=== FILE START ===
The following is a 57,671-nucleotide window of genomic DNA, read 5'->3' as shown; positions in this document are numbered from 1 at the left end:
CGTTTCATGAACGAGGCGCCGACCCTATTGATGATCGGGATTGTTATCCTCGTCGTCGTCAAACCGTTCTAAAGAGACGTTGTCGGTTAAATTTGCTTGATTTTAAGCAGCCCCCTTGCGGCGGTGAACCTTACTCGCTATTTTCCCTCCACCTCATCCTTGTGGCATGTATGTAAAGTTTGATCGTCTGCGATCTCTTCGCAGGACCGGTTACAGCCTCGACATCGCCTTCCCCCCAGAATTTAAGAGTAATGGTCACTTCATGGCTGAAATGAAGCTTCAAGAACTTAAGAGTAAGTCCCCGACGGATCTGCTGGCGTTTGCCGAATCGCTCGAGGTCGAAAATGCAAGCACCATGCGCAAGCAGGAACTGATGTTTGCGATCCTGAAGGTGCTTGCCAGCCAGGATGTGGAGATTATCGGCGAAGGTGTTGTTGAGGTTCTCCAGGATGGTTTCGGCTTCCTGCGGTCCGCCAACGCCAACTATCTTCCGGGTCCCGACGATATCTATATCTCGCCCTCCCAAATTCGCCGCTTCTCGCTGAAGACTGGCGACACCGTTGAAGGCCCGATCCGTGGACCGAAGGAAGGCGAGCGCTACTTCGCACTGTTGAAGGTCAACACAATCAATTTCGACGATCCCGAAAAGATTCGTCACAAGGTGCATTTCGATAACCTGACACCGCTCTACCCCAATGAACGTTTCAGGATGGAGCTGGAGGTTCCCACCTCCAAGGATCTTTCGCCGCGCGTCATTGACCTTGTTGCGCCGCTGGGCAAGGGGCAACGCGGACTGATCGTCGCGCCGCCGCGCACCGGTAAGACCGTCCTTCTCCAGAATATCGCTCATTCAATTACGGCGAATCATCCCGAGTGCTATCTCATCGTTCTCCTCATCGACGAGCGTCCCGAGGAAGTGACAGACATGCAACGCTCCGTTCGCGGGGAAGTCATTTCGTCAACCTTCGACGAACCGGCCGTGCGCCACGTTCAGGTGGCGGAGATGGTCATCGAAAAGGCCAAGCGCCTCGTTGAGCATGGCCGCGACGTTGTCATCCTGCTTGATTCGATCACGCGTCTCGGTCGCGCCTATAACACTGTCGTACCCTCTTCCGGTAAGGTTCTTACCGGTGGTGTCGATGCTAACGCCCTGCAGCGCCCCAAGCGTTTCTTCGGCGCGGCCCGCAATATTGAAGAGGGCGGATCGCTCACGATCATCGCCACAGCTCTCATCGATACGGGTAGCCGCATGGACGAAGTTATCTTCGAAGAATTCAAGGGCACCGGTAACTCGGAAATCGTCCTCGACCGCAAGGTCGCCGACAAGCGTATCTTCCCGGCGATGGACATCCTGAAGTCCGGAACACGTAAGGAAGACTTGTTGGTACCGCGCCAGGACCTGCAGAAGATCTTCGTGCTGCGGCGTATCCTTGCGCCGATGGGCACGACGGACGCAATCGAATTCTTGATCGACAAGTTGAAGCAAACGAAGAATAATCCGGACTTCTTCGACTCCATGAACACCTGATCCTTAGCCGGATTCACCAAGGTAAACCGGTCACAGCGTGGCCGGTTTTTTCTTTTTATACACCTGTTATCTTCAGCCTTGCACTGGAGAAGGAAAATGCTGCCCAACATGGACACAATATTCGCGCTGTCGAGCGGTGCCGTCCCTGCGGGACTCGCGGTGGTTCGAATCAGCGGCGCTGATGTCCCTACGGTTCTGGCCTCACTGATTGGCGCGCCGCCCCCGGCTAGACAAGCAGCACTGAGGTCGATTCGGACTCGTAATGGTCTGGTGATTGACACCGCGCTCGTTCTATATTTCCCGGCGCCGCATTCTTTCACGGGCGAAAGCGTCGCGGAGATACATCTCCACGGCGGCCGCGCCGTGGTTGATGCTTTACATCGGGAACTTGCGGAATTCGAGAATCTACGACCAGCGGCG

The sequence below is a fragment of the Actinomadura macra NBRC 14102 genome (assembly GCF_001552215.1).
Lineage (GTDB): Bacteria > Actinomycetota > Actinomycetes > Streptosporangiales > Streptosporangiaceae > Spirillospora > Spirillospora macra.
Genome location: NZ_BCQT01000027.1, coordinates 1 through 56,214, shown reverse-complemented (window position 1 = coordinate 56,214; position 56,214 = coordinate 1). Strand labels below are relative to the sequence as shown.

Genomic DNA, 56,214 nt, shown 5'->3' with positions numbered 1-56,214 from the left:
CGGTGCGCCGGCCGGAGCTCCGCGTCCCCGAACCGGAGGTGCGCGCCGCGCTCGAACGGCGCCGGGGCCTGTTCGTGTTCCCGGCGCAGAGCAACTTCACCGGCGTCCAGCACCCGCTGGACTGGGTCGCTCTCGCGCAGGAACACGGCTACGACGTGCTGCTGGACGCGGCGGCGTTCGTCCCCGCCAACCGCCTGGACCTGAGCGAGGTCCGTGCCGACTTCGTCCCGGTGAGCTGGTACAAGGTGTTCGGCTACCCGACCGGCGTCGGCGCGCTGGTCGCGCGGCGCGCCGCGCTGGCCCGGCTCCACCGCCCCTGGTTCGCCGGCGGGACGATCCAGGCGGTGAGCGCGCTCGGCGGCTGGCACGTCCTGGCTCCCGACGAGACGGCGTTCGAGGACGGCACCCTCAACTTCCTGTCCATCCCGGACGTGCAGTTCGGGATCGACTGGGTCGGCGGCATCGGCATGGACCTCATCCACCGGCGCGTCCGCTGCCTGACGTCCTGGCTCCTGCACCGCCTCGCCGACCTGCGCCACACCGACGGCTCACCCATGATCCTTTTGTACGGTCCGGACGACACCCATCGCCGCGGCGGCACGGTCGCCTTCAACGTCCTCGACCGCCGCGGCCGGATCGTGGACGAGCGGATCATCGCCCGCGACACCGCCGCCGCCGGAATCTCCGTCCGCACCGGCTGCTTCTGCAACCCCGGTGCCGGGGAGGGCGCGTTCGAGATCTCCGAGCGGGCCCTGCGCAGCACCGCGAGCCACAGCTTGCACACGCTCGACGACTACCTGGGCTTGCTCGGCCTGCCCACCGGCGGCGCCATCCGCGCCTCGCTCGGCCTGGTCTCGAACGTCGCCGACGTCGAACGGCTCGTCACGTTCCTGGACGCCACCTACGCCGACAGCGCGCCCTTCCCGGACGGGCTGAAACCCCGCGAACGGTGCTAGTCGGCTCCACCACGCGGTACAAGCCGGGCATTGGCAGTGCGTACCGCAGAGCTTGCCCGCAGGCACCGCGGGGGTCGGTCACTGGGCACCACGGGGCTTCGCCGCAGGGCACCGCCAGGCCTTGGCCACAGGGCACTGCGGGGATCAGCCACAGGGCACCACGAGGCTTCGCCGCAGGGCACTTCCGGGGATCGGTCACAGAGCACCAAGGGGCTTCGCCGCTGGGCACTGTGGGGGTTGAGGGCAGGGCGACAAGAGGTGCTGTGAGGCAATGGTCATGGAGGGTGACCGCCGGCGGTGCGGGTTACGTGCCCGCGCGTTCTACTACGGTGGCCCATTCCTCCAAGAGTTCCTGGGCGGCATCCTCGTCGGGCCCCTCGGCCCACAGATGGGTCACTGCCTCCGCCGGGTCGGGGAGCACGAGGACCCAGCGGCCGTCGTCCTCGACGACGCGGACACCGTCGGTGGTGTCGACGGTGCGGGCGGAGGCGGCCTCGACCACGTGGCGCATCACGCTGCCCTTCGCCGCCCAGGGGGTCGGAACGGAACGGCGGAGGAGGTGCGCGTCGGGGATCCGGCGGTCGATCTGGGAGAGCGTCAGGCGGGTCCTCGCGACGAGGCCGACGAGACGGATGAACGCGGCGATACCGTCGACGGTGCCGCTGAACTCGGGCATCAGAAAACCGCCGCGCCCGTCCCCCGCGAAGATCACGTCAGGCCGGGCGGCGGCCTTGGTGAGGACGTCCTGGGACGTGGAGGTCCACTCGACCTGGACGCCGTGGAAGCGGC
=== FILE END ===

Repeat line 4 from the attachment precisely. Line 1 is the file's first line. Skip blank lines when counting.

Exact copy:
Lineage (GTDB): Bacteria > Actinomycetota > Actinomycetes > Streptosporangiales > Streptosporangiaceae > Spirillospora > Spirillospora macra.